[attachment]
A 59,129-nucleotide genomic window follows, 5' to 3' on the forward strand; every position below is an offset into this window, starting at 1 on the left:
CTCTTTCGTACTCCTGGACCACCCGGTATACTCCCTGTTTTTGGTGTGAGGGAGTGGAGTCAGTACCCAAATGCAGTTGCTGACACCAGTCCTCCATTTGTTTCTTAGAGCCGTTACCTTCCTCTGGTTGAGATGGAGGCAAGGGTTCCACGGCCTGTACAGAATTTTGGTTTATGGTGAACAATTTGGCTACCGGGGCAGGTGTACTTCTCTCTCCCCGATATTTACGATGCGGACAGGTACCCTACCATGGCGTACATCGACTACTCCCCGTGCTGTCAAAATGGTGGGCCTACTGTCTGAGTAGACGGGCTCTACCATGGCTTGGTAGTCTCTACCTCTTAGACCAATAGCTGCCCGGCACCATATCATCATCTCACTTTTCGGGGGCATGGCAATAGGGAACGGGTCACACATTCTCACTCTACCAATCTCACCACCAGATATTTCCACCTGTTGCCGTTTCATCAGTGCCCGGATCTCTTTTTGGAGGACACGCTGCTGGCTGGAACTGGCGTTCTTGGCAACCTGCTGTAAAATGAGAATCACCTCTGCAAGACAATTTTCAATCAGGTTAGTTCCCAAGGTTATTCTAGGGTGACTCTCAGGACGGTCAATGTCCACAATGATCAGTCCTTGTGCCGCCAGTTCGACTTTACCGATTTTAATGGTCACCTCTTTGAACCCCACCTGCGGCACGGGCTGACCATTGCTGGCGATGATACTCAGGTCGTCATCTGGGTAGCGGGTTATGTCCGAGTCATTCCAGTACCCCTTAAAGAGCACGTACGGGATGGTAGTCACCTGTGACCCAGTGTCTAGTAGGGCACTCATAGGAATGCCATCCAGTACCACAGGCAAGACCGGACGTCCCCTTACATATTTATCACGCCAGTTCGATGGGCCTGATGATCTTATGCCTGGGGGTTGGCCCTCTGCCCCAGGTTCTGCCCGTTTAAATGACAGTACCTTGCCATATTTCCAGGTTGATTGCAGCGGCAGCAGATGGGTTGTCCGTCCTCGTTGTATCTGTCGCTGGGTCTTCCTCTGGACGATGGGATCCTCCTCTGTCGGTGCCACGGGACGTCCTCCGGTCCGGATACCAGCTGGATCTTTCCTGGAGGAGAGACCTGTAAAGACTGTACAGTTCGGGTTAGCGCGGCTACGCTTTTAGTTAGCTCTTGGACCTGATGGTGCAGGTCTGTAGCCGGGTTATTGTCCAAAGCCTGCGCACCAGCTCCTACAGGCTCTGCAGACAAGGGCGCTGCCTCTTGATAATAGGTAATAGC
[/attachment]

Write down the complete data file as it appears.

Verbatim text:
A 59,129-nucleotide genomic window follows, 5' to 3' on the forward strand; every position below is an offset into this window, starting at 1 on the left:
CTCTTTCGTACTCCTGGACCACCCGGTATACTCCCTGTTTTTGGTGTGAGGGAGTGGAGTCAGTACCCAAATGCAGTTGCTGACACCAGTCCTCCATTTGTTTCTTAGAGCCGTTACCTTCCTCTGGTTGAGATGGAGGCAAGGGTTCCACGGCCTGTACAGAATTTTGGTTTATGGTGAACAATTTGGCTACCGGGGCAGGTGTACTTCTCTCTCCCCGATATTTACGATGCGGACAGGTACCCTACCATGGCGTACATCGACTACTCCCCGTGCTGTCAAAATGGTGGGCCTACTGTCTGAGTAGACGGGCTCTACCATGGCTTGGTAGTCTCTACCTCTTAGACCAATAGCTGCCCGGCACCATATCATCATCTCACTTTTCGGGGGCATGGCAATAGGGAACGGGTCACACATTCTCACTCTACCAATCTCACCACCAGATATTTCCACCTGTTGCCGTTTCATCAGTGCCCGGATCTCTTTTTGGAGGACACGCTGCTGGCTGGAACTGGCGTTCTTGGCAACCTGCTGTAAAATGAGAATCACCTCTGCAAGACAATTTTCAATCAGGTTAGTTCCCAAGGTTATTCTAGGGTGACTCTCAGGACGGTCAATGTCCACAATGATCAGTCCTTGTGCCGCCAGTTCGACTTTACCGATTTTAATGGTCACCTCTTTGAACCCCACCTGCGGCACGGGCTGACCATTGCTGGCGATGATACTCAGGTCGTCATCTGGGTAGCGGGTTATGTCCGAGTCATTCCAGTACCCCTTAAAGAGCACGTACGGGATGGTAGTCACCTGTGACCCAGTGTCTAGTAGGGCACTCATAGGAATGCCATCCAGTACCACAGGCAAGACCGGACGTCCCCTTACATATTTATCACGCCAGTTCGATGGGCCTGATGATCTTATGCCTGGGGGTTGGCCCTCTGCCCCAGGTTCTGCCCGTTTAAATGACAGTACCTTGCCATATTTCCAGGTTGATTGCAGCGGCAGCAGATGGGTTGTCCGTCCTCGTTGTATCTGTCGCTGGGTCTTCCTCTGGACGATGGGATCCTCCTCTGTCGGTGCCACGGGACGTCCTCCGGTCCGGATACCAGCTGGATCTTTCCTGGAGGAGAGACCTGTAAAGACTGTACAGTTCGGGTTAGCGCGGCTACGCTTTTAGTTAGCTCTTGGACCTGATGGTGCAGGTCTGTAGCCGGGTTATTGTCCAAAGCCTGCGCACCAGCTCCTACAGGCTCTGCAGACAAGGGCGCTGCCTCTTGATAATAGGTAATAGC